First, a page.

Following the end of the COVID-19 pandemic and removal of lockdown restrictions, 83% of firms say they will be considering a more flexible working policy with 80% considering replacing some face-to-face activity with virtual equivalents. More than two-fifths (44%) said they will be accelerating their diversification away from oil and gas and 43% will be exploring a reduction to their office footprint.

Martin Findlay, senior partner at KPMG in Aberdeen, said: “As we emerge from the pandemic, we’re facing a new set of climate-related challenges, driven by policy makers and an increasingly impatient public. With that in mind, it’s incredibly reassuring that our survey found contractor confidence in the UKCS has significantly improved from -76% six months ago to +6% today.

“The common misconception is that oil and gas is the cause of much of the climate crisis we face, when it’s actually often the driving force behind a potential renewables revolution. 75% of contractors interviewed for the survey told us they’re likely to become more involved in UKCS renewables work over the coming three to five-year period. That’s the highest level recorded since the question was introduced in 2015. Contractors also told us oil and gas activity would account for less than three quarters of their business activity by 2025 – down from the current average of 86%.

“The industry is on the cusp of transformation and much of our findings reflect the collective sense of anticipation. It certainly feels that in Aberdeen we are heading towards the ‘new normal’ after a long period of reliance on carbon-based energy sources.”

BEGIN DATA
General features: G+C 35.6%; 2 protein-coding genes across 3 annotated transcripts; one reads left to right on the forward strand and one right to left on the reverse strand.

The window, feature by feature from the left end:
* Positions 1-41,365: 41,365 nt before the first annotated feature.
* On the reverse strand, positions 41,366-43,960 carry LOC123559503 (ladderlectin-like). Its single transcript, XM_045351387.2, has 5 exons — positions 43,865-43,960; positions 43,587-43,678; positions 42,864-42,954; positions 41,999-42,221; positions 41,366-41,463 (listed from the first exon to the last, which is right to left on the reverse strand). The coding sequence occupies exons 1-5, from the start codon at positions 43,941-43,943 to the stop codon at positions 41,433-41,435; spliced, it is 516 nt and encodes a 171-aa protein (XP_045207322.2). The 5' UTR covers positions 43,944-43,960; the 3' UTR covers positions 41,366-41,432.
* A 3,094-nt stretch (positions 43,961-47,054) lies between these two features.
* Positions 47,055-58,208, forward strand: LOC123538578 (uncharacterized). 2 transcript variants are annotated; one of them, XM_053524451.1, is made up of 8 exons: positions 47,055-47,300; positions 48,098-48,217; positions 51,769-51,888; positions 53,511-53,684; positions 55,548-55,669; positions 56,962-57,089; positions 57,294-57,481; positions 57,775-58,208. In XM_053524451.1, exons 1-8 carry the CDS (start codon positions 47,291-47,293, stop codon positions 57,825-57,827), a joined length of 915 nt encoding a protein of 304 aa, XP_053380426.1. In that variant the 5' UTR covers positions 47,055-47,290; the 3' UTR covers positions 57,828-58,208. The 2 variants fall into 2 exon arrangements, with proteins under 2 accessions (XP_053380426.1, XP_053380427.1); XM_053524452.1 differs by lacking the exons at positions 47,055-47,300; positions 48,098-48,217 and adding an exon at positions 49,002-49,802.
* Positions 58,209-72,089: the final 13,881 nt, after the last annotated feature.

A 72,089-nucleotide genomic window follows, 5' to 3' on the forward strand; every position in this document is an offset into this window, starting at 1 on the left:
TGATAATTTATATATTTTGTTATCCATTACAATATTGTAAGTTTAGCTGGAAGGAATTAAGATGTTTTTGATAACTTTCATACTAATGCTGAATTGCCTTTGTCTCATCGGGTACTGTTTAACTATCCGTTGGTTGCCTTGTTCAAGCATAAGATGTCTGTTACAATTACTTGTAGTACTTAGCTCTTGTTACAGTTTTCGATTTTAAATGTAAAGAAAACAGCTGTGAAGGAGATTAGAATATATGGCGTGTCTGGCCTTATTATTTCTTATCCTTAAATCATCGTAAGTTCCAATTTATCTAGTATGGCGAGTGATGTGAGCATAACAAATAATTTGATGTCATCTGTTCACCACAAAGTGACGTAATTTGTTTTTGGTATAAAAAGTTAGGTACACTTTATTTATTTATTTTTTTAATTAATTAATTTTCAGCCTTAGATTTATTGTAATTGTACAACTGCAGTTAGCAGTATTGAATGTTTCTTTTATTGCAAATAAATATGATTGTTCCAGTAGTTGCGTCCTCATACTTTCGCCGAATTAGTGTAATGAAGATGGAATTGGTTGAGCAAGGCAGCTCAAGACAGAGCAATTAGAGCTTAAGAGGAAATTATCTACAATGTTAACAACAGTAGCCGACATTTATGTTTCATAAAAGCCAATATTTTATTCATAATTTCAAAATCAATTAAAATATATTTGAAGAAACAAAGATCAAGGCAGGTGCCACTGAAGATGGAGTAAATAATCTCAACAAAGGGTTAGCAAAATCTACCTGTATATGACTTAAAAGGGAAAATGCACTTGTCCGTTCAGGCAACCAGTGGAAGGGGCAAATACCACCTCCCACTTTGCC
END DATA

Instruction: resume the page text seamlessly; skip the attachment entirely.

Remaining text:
The survey also asks about the key factors influencing UKCS activity and the actions firms are taking in order to retain a competitive advantage. The level of demand is the most pressing concern for contractors, remaining a very important concern for the majority (75%).

Shane Taylor, policy manager at Aberdeen & Grampian Chamber of Commerce, said: “The survey results showcase a sector that is gearing up to deliver the energy transition in practice but one that is doing so from a relatively fragile position, both in terms of confidence and activity, as it looks to rebuild from the enormous challenges faced in 2020 and the market disruption driven by the pandemic.

“Given that the majority of our fieldwork predated the announcement of the long-awaited North Sea Transition Deal in late March, we expect the outlook to strengthen as government and industry look to invest in the sector’s pivotal role in achieving our net-zero ambitions.

“Not only is it clear that firms in the sector are taking steps to cement their commitments, it also seems likely that fast-movers in this area will be able to gain a real competitive advantage as net-zero ambitions become a more tangible part of the procurement process.

“These substantive changes to the way firms operate may well be just as transformative as their wider diversification efforts to local economies. In particular, the significant shifts in office usage and ways of working make it clear that the Chamber’s wider asks for a business rates review, reflecting the impact of the pandemic, need to be taken forward by government to reduce upfront costs and ensure that it’s attractive for firms to take up office space and invest in town and city centres.”